Ex-US envoy probed for money laundering

Bank accounts of Zalmay Khalilzad and wife frozen by Austria over alleged transfer of $1.5 million.

    Khalilzad had served as the US ambassador to Afghanistan, Iraq and the United Nations [AP]
    Khalilzad had served as the US ambassador to Afghanistan, Iraq and the United Nations [AP]

    A former US ambassador to Afghanistan, Iraq and the United Nations has been caught up in a suspected money-laundering inquiry that led to a freeze on bank deposits he and his wife hold in Austria.

    Austrian officials said Zalmay Khalilzad, the founder of a global consulting group, was being investigated for suspected money laundering related to business activities in Iraq and the United Arab Emirates. The case became public after a blogger found documents while rummaging through a garbage can used by the state prosecutor's office in Vienna.

    However, few other details are known about the case.

    The US Justice Department in May 2013 asked Austrian authorities for records regarding the Viennese bank accounts of Khalilzad's wife, Cheryl Benard, according to a statement by Khalilzad's US lawyer, Robert B Buehler. Austrian authorities then froze the accounts.

    Khalilzad strongly contested the decision to freeze his and his wife's accounts, saying it was an overreaction to a routine request for information by the Justice Department to Austrian officials.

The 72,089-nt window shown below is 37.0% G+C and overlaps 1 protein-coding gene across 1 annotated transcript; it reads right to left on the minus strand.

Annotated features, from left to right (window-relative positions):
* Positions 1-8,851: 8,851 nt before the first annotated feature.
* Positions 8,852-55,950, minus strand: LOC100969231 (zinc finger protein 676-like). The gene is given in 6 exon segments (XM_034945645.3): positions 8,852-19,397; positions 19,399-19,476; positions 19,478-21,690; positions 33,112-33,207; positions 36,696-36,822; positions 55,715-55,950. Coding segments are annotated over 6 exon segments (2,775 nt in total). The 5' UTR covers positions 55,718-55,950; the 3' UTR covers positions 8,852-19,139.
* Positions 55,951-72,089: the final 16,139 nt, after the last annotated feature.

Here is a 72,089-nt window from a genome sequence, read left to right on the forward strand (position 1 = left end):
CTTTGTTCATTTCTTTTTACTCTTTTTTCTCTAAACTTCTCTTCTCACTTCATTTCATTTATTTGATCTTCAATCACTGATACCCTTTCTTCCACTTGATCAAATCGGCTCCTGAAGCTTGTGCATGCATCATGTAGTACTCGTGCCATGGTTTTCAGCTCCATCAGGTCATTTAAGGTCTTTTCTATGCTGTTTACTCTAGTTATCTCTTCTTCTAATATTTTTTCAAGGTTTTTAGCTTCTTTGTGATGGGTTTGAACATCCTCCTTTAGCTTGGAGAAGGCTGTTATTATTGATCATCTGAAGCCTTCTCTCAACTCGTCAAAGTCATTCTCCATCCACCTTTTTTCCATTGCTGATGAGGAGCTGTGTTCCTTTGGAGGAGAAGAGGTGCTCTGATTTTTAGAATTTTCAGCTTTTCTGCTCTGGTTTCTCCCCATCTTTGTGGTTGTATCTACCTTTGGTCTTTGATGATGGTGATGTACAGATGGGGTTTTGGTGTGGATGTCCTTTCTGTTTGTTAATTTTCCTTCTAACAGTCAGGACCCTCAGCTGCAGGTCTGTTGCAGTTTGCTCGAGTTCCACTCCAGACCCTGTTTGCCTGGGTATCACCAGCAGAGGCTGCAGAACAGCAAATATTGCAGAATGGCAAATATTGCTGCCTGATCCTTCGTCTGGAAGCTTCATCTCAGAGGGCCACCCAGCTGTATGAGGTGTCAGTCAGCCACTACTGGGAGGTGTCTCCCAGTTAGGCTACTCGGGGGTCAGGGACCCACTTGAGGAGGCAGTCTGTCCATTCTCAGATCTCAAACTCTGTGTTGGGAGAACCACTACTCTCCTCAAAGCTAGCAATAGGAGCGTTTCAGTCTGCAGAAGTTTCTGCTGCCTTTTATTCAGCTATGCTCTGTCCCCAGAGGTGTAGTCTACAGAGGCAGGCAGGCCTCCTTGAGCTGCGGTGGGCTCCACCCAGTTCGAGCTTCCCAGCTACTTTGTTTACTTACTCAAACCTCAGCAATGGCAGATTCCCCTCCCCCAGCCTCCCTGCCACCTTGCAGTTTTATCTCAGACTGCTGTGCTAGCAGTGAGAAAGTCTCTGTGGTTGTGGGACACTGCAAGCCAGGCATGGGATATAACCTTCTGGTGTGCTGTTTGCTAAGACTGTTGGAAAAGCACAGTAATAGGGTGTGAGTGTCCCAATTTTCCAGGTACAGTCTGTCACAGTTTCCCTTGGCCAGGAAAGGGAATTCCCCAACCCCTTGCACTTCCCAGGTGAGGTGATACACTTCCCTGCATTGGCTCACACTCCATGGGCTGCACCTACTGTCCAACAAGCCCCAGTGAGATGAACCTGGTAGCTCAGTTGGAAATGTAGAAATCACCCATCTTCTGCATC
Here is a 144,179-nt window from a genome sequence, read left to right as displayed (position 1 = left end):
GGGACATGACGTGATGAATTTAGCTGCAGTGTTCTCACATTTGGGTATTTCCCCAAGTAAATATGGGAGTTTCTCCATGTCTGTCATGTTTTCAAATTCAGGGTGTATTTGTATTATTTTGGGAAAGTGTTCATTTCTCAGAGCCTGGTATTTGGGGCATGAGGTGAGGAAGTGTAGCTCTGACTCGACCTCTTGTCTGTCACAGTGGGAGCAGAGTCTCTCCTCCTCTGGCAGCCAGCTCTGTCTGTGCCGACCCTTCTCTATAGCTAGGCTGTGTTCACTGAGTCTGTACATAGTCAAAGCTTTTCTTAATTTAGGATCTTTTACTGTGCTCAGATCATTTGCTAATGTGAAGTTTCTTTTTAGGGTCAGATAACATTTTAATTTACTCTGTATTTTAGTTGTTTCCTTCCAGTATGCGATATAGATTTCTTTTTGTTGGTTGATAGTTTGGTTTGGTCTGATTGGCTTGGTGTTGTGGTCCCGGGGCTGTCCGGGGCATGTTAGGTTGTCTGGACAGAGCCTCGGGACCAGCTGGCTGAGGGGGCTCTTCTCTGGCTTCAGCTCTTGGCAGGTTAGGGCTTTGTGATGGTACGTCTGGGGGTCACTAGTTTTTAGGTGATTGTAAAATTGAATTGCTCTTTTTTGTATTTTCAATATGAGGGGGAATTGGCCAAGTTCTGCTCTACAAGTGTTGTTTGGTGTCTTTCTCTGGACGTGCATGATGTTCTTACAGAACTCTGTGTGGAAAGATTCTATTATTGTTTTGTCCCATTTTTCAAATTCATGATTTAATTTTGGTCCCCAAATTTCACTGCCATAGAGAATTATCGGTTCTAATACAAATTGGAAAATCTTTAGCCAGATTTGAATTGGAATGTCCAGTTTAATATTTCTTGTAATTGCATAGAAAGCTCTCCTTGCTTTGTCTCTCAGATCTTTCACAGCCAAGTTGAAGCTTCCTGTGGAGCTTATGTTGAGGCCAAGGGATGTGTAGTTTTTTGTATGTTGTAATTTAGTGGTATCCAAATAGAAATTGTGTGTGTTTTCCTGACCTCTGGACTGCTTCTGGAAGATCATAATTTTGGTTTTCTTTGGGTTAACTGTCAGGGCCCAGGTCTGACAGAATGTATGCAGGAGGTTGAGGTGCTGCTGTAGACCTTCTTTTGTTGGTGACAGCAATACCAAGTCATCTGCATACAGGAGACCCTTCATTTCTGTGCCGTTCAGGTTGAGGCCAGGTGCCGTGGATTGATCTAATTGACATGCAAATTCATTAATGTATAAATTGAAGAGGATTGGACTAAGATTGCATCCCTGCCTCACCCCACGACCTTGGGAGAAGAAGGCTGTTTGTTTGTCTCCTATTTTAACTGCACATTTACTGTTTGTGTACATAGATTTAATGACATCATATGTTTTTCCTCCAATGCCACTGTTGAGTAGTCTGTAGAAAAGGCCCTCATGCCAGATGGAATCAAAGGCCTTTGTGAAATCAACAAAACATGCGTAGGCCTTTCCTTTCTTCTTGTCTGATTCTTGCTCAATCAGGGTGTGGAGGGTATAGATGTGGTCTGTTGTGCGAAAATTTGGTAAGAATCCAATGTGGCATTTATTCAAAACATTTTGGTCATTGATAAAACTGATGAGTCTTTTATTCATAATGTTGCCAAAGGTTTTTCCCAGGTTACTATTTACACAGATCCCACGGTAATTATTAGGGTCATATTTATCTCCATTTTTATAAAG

The Austrian state prosecutor, Thomas Vecsey, confirmed the blogger's report in the Austrian weekly Profil, which said the inquiry centres on the alleged transfer of $1.5 million to an account belonging to Benard.

    Buehler noted in a statement that no charges have been filed against Khalilzad or Benard..

    "The DOJ request for information did not seek the seizure of assets belonging to Ms Benard or Ambassador Khalilzad, nor did the DOJ ask Austrian authorities to seize any of their accounts," Khalilzad's lawyer said in  the statement. "However, for reasons that remain unclear, an Austrian prosecutor ignored the plain language of the DOJ request and froze Ms Benard's accounts solely on the basis of the DOJ's request for information."

    The law firm said the Justice Department request did not contain any evidence of money laundering or other offenses, and that the Austrian prosecutor had not developed any evidence of his own to support the seizure of the accounts.

    Justice Department spokesman Peter Carr declined to comment on Monday.

    SOURCE: Agencies


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